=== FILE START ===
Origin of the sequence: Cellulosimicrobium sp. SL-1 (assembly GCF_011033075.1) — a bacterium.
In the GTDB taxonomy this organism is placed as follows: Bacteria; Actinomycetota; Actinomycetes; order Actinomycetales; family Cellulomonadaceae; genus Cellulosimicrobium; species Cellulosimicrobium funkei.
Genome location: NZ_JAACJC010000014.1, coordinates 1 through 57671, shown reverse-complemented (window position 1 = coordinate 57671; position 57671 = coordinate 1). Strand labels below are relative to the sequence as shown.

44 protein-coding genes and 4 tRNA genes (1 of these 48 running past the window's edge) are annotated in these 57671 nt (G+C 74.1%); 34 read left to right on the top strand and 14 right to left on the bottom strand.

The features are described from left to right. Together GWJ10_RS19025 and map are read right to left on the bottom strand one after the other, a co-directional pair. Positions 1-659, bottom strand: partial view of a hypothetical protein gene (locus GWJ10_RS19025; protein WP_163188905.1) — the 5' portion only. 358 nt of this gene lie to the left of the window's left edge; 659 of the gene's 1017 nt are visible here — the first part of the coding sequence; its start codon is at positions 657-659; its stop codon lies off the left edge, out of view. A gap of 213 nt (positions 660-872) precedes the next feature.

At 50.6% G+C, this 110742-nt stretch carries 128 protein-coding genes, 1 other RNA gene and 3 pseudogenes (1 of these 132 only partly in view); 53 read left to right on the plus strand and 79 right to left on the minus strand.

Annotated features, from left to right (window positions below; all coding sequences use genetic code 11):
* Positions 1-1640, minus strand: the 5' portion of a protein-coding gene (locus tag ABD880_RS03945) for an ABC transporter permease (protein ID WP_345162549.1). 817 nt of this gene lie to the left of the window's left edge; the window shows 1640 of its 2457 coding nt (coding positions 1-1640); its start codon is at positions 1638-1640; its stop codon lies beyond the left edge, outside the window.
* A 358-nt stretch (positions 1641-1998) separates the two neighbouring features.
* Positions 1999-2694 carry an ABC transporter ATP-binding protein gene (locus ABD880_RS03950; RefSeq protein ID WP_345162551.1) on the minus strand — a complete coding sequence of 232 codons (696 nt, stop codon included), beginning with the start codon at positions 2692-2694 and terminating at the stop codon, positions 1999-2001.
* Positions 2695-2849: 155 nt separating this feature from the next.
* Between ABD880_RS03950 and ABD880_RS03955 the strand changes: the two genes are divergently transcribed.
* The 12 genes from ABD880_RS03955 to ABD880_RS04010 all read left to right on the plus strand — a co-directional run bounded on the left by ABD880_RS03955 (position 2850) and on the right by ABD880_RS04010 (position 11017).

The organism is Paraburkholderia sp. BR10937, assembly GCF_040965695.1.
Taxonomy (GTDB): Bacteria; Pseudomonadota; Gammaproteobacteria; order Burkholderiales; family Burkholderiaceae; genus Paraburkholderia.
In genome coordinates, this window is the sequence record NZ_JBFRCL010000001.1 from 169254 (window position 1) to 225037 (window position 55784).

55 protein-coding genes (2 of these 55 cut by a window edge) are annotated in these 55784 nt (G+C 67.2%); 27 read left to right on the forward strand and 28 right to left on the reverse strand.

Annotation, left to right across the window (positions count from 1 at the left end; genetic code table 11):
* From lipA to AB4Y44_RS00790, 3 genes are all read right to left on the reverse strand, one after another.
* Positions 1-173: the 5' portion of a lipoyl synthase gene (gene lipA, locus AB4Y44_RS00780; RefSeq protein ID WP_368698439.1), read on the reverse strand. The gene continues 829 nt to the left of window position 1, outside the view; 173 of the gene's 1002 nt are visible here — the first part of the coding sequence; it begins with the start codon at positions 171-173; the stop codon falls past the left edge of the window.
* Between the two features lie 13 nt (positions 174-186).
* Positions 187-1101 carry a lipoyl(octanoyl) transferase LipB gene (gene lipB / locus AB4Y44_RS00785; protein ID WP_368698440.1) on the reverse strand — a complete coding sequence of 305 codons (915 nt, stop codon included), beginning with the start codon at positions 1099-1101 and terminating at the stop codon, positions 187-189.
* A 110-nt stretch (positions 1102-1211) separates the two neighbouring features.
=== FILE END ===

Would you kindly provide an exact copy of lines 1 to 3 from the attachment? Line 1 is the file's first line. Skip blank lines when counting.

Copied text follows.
Origin of the sequence: Cellulosimicrobium sp. SL-1 (assembly GCF_011033075.1) — a bacterium.
In the GTDB taxonomy this organism is placed as follows: Bacteria; Actinomycetota; Actinomycetes; order Actinomycetales; family Cellulomonadaceae; genus Cellulosimicrobium; species Cellulosimicrobium funkei.
Genome location: NZ_JAACJC010000014.1, coordinates 1 through 57671, shown reverse-complemented (window position 1 = coordinate 57671; position 57671 = coordinate 1). Strand labels below are relative to the sequence as shown.